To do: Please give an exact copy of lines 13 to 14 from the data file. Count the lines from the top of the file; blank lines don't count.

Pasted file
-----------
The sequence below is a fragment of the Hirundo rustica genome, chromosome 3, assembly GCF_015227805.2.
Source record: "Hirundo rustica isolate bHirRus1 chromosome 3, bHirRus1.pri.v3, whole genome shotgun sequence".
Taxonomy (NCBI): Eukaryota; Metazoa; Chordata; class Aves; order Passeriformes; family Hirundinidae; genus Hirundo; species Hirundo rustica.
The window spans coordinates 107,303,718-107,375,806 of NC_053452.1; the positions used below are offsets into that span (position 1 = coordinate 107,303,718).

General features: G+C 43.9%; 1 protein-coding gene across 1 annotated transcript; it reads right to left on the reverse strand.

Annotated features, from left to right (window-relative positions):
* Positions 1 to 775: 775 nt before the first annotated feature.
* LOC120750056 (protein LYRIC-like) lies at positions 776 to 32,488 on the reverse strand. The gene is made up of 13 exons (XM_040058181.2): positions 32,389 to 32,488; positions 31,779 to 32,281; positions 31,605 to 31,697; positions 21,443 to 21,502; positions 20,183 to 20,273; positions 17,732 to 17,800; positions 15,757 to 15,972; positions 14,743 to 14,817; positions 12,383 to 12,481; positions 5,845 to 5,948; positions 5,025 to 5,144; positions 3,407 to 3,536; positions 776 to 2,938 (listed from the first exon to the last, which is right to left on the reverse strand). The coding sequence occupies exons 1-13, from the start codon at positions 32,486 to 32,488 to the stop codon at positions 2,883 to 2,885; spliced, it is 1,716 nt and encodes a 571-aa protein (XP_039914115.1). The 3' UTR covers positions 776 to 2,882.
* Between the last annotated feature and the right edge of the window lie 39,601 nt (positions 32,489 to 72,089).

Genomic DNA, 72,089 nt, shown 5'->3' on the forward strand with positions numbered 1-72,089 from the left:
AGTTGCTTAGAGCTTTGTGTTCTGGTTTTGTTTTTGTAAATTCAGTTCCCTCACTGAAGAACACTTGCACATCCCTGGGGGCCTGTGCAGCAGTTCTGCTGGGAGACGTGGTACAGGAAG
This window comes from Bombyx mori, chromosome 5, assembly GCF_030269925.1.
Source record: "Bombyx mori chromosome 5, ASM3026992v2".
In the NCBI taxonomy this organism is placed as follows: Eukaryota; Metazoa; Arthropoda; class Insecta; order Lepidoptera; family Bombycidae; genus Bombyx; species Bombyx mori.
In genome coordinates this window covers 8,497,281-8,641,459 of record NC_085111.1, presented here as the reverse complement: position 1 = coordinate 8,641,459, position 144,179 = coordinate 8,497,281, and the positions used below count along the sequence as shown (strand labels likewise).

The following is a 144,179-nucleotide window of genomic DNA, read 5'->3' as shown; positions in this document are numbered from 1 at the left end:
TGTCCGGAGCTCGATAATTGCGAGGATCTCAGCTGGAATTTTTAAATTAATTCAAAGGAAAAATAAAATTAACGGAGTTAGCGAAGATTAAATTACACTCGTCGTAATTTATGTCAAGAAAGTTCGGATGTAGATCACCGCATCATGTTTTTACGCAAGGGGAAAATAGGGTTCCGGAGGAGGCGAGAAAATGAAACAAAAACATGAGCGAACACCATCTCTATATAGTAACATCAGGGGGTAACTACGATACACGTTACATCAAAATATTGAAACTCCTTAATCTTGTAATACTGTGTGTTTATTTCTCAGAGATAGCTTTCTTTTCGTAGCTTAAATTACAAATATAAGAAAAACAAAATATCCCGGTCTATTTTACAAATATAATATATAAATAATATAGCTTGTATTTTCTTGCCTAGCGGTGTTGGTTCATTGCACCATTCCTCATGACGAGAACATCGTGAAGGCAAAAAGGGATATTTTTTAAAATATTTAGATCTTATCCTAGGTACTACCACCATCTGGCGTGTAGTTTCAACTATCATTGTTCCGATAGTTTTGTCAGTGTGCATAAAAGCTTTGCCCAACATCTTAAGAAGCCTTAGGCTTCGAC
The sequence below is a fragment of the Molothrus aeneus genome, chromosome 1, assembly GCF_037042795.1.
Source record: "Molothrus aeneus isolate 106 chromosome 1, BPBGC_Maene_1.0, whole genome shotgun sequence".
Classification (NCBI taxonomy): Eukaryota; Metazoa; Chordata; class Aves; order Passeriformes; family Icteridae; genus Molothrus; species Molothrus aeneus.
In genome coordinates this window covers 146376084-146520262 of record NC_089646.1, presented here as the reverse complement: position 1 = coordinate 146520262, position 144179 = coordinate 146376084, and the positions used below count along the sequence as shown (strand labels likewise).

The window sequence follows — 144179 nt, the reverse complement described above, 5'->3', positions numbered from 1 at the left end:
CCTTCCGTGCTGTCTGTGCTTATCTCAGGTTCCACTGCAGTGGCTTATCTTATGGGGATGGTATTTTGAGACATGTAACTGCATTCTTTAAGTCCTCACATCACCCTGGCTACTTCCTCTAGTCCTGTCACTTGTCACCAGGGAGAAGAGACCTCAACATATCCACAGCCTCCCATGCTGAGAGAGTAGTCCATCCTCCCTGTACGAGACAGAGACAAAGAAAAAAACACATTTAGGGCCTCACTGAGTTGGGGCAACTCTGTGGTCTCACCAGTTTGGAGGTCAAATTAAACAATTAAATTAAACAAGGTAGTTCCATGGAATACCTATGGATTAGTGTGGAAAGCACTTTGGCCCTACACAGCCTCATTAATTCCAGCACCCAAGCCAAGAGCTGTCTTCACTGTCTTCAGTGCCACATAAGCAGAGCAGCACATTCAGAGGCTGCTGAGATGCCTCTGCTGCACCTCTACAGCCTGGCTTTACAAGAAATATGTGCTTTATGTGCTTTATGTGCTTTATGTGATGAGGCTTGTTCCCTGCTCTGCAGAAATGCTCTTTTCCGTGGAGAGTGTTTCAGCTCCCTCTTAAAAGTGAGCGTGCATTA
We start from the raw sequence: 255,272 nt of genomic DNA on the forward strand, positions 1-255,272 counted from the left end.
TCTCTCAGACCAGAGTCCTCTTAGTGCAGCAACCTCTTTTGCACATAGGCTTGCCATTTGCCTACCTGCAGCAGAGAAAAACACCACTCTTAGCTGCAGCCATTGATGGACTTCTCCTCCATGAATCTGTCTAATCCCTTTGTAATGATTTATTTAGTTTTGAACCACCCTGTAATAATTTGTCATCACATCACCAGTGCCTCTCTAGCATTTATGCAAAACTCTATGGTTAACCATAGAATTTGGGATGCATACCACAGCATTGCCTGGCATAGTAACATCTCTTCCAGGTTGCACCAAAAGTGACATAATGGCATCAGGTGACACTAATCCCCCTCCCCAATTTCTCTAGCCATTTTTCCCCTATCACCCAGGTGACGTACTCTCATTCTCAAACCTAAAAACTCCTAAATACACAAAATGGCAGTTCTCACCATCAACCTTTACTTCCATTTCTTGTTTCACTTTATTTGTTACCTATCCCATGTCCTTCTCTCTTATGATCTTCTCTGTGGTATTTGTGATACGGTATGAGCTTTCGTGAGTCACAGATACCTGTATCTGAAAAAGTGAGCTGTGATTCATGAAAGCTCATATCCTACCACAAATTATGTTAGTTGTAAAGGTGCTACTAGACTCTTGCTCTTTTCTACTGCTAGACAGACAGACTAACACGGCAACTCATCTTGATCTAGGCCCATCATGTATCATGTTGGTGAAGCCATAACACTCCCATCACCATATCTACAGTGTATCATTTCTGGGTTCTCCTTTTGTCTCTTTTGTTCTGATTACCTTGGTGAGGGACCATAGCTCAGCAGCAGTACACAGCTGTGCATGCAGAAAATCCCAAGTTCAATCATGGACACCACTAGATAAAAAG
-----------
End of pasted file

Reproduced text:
Source record: "Bombyx mori chromosome 5, ASM3026992v2".
In the NCBI taxonomy this organism is placed as follows: Eukaryota; Metazoa; Arthropoda; class Insecta; order Lepidoptera; family Bombycidae; genus Bombyx; species Bombyx mori.